Previous visits to Washington proved important

Packers’ recent history in the nation’s capital has produced defining moments

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GREEN BAY – It may be too early in the season for the Packers' trip to Washington to become some sort of watershed moment of 2018.

But it's difficult to deny the franchise's last three visits to the nation's capital have defined Green Bay's season to one extent or another, so history would say there could be something important to learn about this version of the Packers on Sunday.

To review:

Back in 2010, the Packers left FedExField on the wrong end of an overtime loss, but it wasn't the result that mattered as much as how that game provided an overwhelming onslaught of adversity Green Bay would have to, and did, overcome.

By the end of the 16-13 defeat, tight end Jermichael Finley was on crutches on the sideline, linebacker Clay Matthews had his leg wrapped in ice, and defensive tackle Ryan Pickett and tight end Donald Lee had also left the game with injuries. All this on top of the Packers losing starting right tackle Mark Tauscher and inside linebacker Nick Barnett to season-ending injuries the previous week.

Finley was added to that season-ending list, but while the absences of Matthews, Pickett and Lee ended up being much shorter than feared, the next-man-up parade had begun in full force. Finley going down forced an almost complete revamping of the offense, which took close to a month to fully get back on track.

The resolve the Packers ultimately showed, of course, came to define a championship season that seemed anything but that day in Landover, Md.

Fast forward to 2015, and the Packers returned to Washington for an NFC Wild Card playoff that many on the outside thought would end Green Bay's Jordy Nelson-less season in quiet, disappointing fashion. The Packers stumbled into the postseason with two straight losses, ceding their streak of four straight NFC North titles to Minnesota in Week 17.

And when the game started 11-0 in Washington's favor, with converted center JC Tretter filling in for an injured David Bakhtiari at left tackle and allowing an early safety, it appeared the NFC East champs were a true team on the rise.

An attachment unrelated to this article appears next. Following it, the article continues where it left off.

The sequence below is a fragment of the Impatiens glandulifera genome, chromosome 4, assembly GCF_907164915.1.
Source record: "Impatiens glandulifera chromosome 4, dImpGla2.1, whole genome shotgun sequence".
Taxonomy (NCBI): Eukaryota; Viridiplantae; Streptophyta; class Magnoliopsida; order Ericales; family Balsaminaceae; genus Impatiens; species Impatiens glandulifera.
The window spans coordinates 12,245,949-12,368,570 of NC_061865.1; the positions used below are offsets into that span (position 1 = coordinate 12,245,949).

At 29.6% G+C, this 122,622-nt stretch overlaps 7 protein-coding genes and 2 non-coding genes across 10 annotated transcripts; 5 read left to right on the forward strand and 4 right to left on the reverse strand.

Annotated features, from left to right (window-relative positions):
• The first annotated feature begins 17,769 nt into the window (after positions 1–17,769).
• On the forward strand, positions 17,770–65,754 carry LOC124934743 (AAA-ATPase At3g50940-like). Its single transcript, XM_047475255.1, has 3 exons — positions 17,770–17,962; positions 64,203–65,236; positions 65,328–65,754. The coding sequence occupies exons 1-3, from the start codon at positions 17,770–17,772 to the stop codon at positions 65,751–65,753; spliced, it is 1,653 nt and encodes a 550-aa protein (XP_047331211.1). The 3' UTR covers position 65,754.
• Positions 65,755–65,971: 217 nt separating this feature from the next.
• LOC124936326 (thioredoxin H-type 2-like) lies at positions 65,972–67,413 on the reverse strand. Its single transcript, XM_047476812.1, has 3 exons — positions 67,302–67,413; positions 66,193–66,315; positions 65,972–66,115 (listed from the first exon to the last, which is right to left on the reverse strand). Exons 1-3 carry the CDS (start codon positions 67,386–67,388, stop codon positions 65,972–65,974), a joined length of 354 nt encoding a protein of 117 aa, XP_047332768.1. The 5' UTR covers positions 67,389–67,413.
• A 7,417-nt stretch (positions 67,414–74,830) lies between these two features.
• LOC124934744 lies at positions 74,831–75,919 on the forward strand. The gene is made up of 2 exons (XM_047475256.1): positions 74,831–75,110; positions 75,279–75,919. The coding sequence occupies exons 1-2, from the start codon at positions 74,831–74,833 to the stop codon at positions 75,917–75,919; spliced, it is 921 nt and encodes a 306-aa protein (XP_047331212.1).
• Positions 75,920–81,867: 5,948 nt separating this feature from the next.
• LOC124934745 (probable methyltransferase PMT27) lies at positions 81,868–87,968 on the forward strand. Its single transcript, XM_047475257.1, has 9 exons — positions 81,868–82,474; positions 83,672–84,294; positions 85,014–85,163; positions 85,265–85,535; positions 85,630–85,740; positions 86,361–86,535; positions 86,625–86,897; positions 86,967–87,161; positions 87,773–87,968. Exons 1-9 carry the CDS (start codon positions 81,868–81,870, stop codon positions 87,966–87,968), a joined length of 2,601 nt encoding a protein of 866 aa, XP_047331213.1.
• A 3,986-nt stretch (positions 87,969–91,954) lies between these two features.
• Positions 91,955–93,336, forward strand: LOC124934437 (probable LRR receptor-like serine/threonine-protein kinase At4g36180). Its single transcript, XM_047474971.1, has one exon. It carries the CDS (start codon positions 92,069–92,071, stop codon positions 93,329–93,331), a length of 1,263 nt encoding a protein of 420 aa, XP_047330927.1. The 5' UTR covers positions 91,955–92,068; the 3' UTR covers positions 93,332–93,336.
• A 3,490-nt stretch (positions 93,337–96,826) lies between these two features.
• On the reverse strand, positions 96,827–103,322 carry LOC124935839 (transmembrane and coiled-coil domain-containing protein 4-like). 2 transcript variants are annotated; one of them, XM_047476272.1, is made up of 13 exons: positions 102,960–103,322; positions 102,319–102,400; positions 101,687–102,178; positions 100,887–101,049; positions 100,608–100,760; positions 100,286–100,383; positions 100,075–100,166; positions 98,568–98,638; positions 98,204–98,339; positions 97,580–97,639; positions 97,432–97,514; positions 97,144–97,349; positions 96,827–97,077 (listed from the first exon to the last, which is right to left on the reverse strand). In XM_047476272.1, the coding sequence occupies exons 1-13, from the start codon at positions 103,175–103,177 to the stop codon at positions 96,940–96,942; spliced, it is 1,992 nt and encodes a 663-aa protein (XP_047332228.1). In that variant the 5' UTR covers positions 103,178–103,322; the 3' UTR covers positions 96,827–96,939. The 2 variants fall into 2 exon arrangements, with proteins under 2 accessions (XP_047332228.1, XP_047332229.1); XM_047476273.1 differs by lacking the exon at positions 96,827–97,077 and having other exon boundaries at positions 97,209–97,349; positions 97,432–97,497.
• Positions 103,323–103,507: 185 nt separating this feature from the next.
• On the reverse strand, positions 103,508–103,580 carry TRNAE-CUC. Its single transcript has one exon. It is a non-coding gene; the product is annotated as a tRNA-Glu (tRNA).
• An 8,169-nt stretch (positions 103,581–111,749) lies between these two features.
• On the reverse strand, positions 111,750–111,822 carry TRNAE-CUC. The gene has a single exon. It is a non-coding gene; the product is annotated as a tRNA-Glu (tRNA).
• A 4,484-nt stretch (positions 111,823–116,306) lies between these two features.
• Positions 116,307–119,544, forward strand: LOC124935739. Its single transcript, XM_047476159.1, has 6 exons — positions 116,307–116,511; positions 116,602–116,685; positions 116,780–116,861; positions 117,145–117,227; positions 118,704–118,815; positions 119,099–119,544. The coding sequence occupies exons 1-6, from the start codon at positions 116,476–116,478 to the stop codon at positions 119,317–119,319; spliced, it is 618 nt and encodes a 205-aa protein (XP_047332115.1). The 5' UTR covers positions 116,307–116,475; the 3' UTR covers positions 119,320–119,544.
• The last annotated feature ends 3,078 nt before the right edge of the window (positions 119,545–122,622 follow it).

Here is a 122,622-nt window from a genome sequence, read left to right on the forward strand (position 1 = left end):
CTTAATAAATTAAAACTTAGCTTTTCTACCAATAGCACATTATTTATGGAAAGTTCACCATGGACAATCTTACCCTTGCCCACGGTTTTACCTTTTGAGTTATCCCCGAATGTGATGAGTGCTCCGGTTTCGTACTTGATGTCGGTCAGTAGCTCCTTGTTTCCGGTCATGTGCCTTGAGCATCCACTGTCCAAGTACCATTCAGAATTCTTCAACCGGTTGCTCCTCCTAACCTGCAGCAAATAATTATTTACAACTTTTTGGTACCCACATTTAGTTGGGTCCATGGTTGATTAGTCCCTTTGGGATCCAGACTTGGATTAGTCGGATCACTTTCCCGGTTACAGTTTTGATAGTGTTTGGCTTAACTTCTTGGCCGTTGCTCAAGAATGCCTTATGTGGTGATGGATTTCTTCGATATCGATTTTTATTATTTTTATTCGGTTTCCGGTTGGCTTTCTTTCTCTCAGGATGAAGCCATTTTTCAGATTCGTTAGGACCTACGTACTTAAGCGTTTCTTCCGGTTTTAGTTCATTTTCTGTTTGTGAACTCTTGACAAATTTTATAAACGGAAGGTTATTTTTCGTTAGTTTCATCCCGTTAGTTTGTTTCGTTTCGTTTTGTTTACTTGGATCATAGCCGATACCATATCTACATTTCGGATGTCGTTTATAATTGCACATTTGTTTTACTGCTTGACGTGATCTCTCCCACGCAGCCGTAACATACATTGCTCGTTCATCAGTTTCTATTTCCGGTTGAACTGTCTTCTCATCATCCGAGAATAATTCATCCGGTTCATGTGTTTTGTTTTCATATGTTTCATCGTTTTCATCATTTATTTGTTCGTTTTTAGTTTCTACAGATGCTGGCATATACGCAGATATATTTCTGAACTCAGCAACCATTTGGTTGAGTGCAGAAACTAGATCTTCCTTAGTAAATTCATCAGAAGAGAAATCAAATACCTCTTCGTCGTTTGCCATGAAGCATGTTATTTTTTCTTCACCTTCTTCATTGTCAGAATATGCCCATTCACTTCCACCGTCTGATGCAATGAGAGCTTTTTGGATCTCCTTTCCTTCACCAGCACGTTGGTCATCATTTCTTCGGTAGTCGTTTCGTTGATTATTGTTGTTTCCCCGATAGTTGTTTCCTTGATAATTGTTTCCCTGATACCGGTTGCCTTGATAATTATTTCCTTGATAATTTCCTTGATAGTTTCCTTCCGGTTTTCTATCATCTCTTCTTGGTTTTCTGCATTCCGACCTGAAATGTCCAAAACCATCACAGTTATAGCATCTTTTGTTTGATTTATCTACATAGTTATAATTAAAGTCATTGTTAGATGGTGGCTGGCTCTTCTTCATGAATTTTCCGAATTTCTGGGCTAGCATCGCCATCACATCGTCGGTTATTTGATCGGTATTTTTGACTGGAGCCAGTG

But again, the Packers didn't buckle, outscoring Washington 35-7 the rest of the way and proving that as long as Aaron Rodgers is under center, they can't be counted out. The following week in Arizona, with a depleted receiving corps, Rodgers pulled off Hail Mary II and came an overtime away from getting the Packers back to the NFC title game for a second straight season.

Then came the 2016 visit, in prime time, with the Packers scuffling through a three-game losing streak. A back-and-forth contest saw Green Bay trailing by just five points early in the fourth quarter before a barrage of big plays by Washington turned the game into a 42-24 rout.

That left the Packers 4-6, losers of four straight and with their backs against the proverbial wall. Rodgers saw something, though, namely the potential for the offense to explode with tight end Jared Cook healthy and making things happen. Cook had six catches for 105 yards and a TD in the loss, and that performance more than anything prompted Rodgers to declare at his Lambeau Field locker three days later that the Packers could "run the table."

The rest, as they say, is history. The Packers ripped off six straight wins to close the regular season and triumphed twice more in the playoffs before running out of steam in the NFC Championship at Atlanta.

So what does all this mean for Sunday's Week 3 tilt in Washington? Maybe nothing. Perhaps less than nothing.

Or maybe posterity will eventually look back at this game as a defining moment of some kind, where something will happen that provides a framework around which the 2018 Packers will move forward and/or be remembered.

If so, it'll be known soon enough.

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